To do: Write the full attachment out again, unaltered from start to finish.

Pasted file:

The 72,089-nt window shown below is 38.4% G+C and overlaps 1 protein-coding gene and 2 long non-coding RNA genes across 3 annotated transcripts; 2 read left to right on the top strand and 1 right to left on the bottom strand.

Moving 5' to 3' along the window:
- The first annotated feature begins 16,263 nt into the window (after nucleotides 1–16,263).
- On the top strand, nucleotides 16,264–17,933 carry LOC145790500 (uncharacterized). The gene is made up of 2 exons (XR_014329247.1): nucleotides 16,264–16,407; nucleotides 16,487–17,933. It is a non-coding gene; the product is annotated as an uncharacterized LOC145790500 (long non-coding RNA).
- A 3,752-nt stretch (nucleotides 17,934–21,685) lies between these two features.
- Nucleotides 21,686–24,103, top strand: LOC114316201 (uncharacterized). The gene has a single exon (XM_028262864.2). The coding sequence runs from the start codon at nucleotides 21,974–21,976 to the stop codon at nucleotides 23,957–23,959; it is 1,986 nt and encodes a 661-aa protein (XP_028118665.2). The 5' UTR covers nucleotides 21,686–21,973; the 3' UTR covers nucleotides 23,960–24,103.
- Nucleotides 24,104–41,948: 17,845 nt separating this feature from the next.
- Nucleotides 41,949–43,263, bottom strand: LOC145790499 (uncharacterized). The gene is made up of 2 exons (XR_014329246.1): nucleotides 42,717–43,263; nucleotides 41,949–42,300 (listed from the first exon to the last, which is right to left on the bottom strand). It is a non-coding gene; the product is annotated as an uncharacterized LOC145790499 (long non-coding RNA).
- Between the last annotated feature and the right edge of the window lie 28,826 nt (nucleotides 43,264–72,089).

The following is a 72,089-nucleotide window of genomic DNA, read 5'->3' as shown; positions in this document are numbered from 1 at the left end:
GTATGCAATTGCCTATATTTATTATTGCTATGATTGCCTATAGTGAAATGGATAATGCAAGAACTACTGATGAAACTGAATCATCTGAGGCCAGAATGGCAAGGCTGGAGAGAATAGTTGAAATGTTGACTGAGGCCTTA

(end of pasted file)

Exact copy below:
The 72,089-nt window shown below is 38.4% G+C and overlaps 1 protein-coding gene and 2 long non-coding RNA genes across 3 annotated transcripts; 2 read left to right on the top strand and 1 right to left on the bottom strand.

Moving 5' to 3' along the window:
- The first annotated feature begins 16,263 nt into the window (after nucleotides 1–16,263).
- On the top strand, nucleotides 16,264–17,933 carry LOC145790500 (uncharacterized). The gene is made up of 2 exons (XR_014329247.1): nucleotides 16,264–16,407; nucleotides 16,487–17,933. It is a non-coding gene; the product is annotated as an uncharacterized LOC145790500 (long non-coding RNA).
- A 3,752-nt stretch (nucleotides 17,934–21,685) lies between these two features.
- Nucleotides 21,686–24,103, top strand: LOC114316201 (uncharacterized). The gene has a single exon (XM_028262864.2). The coding sequence runs from the start codon at nucleotides 21,974–21,976 to the stop codon at nucleotides 23,957–23,959; it is 1,986 nt and encodes a 661-aa protein (XP_028118665.2). The 5' UTR covers nucleotides 21,686–21,973; the 3' UTR covers nucleotides 23,960–24,103.
- Nucleotides 24,104–41,948: 17,845 nt separating this feature from the next.
- Nucleotides 41,949–43,263, bottom strand: LOC145790499 (uncharacterized). The gene is made up of 2 exons (XR_014329246.1): nucleotides 42,717–43,263; nucleotides 41,949–42,300 (listed from the first exon to the last, which is right to left on the bottom strand). It is a non-coding gene; the product is annotated as an uncharacterized LOC145790499 (long non-coding RNA).
- Between the last annotated feature and the right edge of the window lie 28,826 nt (nucleotides 43,264–72,089).

The following is a 72,089-nucleotide window of genomic DNA, read 5'->3' as shown; positions in this document are numbered from 1 at the left end:
GTATGCAATTGCCTATATTTATTATTGCTATGATTGCCTATAGTGAAATGGATAATGCAAGAACTACTGATGAAACTGAATCATCTGAGGCCAGAATGGCAAGGCTGGAGAGAATAGTTGAAATGTTGACTGAGGCCTTA